The concept of persona in music was introduced by Edward T. Cone in his The Composer's Voice (1974), that dealt with the relation between the lyrical self of a song's lyrics and its composer. The concept of persona can be used to refer also to an instrumentalist, like a pianist and his playing style, although the term is more commonly used to refer to the voice and performance nuances of a vocalist in a studio album or in a live concert. Examples include Maria Bethânia, Elis Regina, Edith Piaf, Nina Simone, and also Mick Jagger of The Rolling Stones, who takes the guise of Satan in the song "Sympathy for the Devil" or of a housewife in "Slave". Sgt. Pepper's Lonely Hearts Club Band by The Beatles, presents a group persona, including the character Billy Shears "played by" drummer Ringo Starr.
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Artists such as Lady Gaga, Nicki Minaj, and Beyoncé popularized the use of personae in the performance of pop music. Jo Calderone, the persona of Lady Gaga, performed at the 2011 MTV Video Music Awards. Jo represents a drag male persona, and is often used in the performance of her song, "You and I". Nicki Minaj, a bubblegum rapper, employs multiple personae, ranging from what she calls the Harajuku Barbie persona to Roman Zolanski, a Polish homosexual. The personae were heavily used in her sophomoric album, Pink Friday: Roman Reloaded. The persona of Beyoncé Knowles, "Sasha Fierce", appears on the album I Am... Sasha Fierce. According to Beyoncé, Sasha is her wilder side, emerging during high octane stage performances and serving as a sort of scapegoat for "unladylike" behavior.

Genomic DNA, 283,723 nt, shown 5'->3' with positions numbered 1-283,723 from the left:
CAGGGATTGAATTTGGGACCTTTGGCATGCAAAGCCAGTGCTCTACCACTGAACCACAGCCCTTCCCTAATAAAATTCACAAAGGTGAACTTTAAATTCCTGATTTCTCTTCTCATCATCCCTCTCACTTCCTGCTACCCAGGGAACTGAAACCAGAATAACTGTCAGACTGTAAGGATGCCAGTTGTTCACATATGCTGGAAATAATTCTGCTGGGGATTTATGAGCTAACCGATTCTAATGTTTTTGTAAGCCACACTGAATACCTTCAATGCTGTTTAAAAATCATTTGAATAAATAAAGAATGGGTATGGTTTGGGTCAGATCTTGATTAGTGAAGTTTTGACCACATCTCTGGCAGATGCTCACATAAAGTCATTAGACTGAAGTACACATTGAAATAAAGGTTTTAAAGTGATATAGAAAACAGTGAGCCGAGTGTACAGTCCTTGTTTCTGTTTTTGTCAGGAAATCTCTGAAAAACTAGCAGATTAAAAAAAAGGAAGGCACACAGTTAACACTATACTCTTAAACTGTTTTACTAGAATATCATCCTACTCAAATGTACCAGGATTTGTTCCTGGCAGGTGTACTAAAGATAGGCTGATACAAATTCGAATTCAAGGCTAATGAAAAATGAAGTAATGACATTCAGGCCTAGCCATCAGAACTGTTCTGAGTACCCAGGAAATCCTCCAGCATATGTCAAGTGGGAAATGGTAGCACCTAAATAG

Advertising businesses base some of their business models on internet personas. They monitor pictures, browsing history and the ads people surfing the internet generally select or choose to click, and based on that data they tailor their merchandise to a targeted audience. Free social network sites rely on advertising companies to maintain their internet presence. They collaborate to develop terms of agreement over sharing data such that both parties benefit from the information. Therefore, internet personas run the risk of becoming a target for fraudulent actions.
In user experience design
Personas are also used in User experience design, known as user persona, and in Design for All. Alan Cooper introduced personas in his book The Inmates Are Running the Asylum (1998). Cooper play-acted fictitious characters in order to help solve design questions. These personas need to be based on research and can also be described in narrative form. Andrew Hinton has observed that creating personas has become synonymous with creating documents instead of an "activity of empathetic role-play".
Practitioners of Design for All and user-centred design have created personas with disabilities, for example, as part of the book Just Ask: Integrating Accessibility Throughout Design, those by the European R&D project AEGIS (available under Creative Commons), and those by the European R&D project ACCESSIBLE (available as OWL).
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The identification and application of personas improved Development’s efficiency and quality during the first development cycle in which they were used. In addition, the use of personas significantly improved corporate cohesiveness, focus and decision making at every level.